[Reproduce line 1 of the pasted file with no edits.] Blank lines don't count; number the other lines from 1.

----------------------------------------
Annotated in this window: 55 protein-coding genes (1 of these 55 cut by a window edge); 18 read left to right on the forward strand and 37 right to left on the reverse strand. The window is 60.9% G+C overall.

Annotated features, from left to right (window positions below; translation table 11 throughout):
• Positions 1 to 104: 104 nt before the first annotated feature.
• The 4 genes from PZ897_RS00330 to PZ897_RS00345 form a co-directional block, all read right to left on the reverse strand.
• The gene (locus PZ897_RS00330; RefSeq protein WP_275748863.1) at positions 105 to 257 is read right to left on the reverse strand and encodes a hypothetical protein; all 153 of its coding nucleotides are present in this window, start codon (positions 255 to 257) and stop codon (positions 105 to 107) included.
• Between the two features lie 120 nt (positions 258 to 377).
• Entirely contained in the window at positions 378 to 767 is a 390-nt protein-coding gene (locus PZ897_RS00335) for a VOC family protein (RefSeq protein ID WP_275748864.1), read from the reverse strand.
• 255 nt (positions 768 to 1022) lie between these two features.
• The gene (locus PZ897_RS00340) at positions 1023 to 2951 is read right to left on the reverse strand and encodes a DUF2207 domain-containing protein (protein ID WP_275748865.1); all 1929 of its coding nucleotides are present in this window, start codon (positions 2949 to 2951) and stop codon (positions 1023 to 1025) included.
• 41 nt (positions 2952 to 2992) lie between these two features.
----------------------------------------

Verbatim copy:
Annotated in this window: 55 protein-coding genes (1 of these 55 cut by a window edge); 18 read left to right on the forward strand and 37 right to left on the reverse strand. The window is 60.9% G+C overall.